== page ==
If you are going to become another creature there's a really great way to do it:

That's from the John Landis film 'An American Werewolf in London', the guy above is 'wolfing out' in style there and you can tell that it hurts like hell, he's suffering as he contorts and his skin stretches, you feel his pain as his limbs snap and elongate. He rips his clothes off as he transforms into a naked snarling beast. It's a masterclass in physical transformation, prosthetics and animation, not the run of the mill 'Buffy-in-a-box' CGI stuff that's approaching critical mass these days. This is old school, and this is perfect.

Eckhart, Nighy… moving swiftly on... Oh, actually we'll just back this train up a little... Miranda Otto and Bill Nighy are opposing forces in this plot? She's the big boss lady 'Leonore', an 'Angel' leading the Gargoyles. Screen time limited, acting even more so. I found myself constantly wanting her to shut her pie-hole so the film could move on. You can take it from me that she is a pointless addition to an already overblown mess.

There are (almost) no other characters worthy of note in this, they are all stock cardboard in walk-on roles and none of them get to develop any depth.

In regular life I sometimes refer to things as a 'soufflé', by which I mean 'all puffed-up but with little actual content'. This film is similar to that, it's a bit like waiting for Christmas because you've seen a huge red sack with your name on it and assume it is bursting with goodies only to find on Christmas Day that the sack contains a bunch of balloons, many with slow punctures. It could have been great, but after the initial disappointment you're left with a whole load of noise as they either burst or squeak away to nothing leaving you deflated.

Is there anything good about it at all? Well, I saw it in 3D and that was well done. The effects although far too many were well handled with a genuine feeling of depth in a film where the characters lacked it. I wouldn't say it was visually stunning, but it did better than most.

On the subject of visually stunning the film does have one saving grace, which is the tragically underused Yvonne Strahovski. She is pretty good on the acting front, but not in this, where all she really gets to be is the nerdy scientist working on reanimating dead rodents for Bill Nighy's master plan.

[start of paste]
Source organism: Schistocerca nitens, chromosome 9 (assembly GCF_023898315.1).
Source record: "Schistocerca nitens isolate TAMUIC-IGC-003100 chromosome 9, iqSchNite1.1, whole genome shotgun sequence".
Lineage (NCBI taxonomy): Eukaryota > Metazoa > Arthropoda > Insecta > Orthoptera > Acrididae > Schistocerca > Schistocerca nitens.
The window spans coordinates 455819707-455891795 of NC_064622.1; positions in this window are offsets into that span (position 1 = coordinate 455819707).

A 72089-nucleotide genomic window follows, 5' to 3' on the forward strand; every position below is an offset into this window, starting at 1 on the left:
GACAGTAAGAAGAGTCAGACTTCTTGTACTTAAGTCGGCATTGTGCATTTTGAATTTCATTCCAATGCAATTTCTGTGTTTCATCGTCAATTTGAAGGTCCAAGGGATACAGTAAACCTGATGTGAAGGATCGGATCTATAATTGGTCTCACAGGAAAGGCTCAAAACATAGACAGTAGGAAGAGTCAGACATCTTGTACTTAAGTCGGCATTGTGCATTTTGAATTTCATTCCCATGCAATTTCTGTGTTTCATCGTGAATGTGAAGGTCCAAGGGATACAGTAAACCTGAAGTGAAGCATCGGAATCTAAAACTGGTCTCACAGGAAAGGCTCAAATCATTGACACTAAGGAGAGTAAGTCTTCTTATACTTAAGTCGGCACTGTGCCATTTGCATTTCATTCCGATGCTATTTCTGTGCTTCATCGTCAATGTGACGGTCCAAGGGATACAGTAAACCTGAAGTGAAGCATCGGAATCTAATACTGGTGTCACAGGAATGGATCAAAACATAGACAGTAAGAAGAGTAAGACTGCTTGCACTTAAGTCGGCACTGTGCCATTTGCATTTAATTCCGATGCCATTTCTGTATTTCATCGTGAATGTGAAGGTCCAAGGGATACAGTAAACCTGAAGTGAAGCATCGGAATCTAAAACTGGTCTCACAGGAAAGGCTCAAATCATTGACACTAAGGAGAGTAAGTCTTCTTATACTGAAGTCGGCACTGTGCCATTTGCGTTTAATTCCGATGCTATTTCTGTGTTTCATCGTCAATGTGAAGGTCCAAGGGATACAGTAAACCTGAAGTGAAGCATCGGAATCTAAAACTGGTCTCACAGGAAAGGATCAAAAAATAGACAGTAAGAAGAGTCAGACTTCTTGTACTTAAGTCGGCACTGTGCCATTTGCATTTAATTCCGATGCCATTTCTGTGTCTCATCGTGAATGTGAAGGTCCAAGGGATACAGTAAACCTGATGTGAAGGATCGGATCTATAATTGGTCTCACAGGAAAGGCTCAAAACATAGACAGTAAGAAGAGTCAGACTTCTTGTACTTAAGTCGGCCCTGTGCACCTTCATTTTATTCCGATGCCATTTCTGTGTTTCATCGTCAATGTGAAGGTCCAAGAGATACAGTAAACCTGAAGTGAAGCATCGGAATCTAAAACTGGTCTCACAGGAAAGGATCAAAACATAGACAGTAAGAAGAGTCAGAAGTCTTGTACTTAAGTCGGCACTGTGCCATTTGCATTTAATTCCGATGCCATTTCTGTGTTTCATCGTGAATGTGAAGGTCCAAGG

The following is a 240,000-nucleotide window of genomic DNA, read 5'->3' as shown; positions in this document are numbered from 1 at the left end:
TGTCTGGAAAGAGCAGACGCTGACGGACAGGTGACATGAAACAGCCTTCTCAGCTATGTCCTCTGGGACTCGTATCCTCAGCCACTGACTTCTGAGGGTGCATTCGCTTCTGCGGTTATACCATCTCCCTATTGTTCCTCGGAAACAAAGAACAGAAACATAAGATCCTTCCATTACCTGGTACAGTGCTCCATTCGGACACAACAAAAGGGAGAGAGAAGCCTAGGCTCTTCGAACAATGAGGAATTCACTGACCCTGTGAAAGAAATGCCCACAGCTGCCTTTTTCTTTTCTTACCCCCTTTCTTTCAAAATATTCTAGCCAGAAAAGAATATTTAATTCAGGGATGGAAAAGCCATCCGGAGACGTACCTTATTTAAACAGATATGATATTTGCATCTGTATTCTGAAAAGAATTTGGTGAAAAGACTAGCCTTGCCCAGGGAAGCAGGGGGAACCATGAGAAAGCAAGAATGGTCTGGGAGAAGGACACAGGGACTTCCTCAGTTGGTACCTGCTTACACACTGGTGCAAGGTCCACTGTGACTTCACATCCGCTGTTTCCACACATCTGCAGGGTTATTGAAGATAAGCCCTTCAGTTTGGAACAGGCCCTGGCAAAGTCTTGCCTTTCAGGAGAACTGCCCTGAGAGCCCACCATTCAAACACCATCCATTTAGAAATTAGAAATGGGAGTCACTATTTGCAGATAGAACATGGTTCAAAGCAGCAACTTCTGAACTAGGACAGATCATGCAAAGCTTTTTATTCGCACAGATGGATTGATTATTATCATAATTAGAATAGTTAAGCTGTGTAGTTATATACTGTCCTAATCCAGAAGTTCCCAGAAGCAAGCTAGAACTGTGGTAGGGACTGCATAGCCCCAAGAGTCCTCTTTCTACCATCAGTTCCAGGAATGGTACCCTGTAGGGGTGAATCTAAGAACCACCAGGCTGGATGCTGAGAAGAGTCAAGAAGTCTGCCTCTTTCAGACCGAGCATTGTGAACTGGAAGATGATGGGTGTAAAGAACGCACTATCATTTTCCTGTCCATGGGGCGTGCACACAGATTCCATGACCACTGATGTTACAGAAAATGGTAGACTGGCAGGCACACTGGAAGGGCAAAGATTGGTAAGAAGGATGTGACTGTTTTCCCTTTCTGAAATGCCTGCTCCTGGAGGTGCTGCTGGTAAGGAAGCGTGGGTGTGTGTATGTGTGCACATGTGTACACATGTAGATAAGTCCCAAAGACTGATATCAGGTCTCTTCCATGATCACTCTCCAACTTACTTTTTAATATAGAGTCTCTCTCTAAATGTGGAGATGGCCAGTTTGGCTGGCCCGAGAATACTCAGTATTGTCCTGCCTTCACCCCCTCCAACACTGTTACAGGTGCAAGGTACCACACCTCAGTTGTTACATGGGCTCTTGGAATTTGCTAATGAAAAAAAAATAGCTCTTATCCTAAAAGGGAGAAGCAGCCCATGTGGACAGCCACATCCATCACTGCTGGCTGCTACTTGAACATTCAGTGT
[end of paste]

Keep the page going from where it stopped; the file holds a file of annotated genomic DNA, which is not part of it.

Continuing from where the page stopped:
Reanimating rodents is all well and good, but as any scientist will tell you it's a far cry from being able to have similar results with bigger creatures or indeed corpses. There's also another pet-hate of mine which is all too common these days, which is the one where you get a horror film about a Demon and there's a classroom with students learning about that particular demon at the time… a bit convenient. In this film 'Adam' had been walking around for 200+ years. The Demons have been after him or his neatly bound volume of Victor Frankenstein's recipe book for all of that time, yet with all of their numbers and resources it takes until the modern day for them to even come close to achieving their goals. Gimme a break! As the centuries rolled he would have had far more places to hide, and with modern surgeons keeping accident victims alive he wouldn't have looked out of place. 150 years ago he would have stuck out like a sore thumb and been much easier to track down. Am I being pissy? Maybe.

I saw 'I Frankenstein' for free, and was left feeling that I'd spent too much to see it.


Otherworldly action thriller directed by Stuart Beattie and starring Aaron Eckhart and Bill Nighy. 200 years on from his formation, Dr. Frankenstein (Aden Young)'s immortal creation Adam (Eckhart) still walks the earth. Caught in the middle of a war between the benevolent Gargoyles led by Leonore (Miranda Otto) and malevolent demonic forces who are hunting him down, Adam is forced to confront those who seek to exploit his unnatural ability to live forever and put an end to their aim of destroying mankind...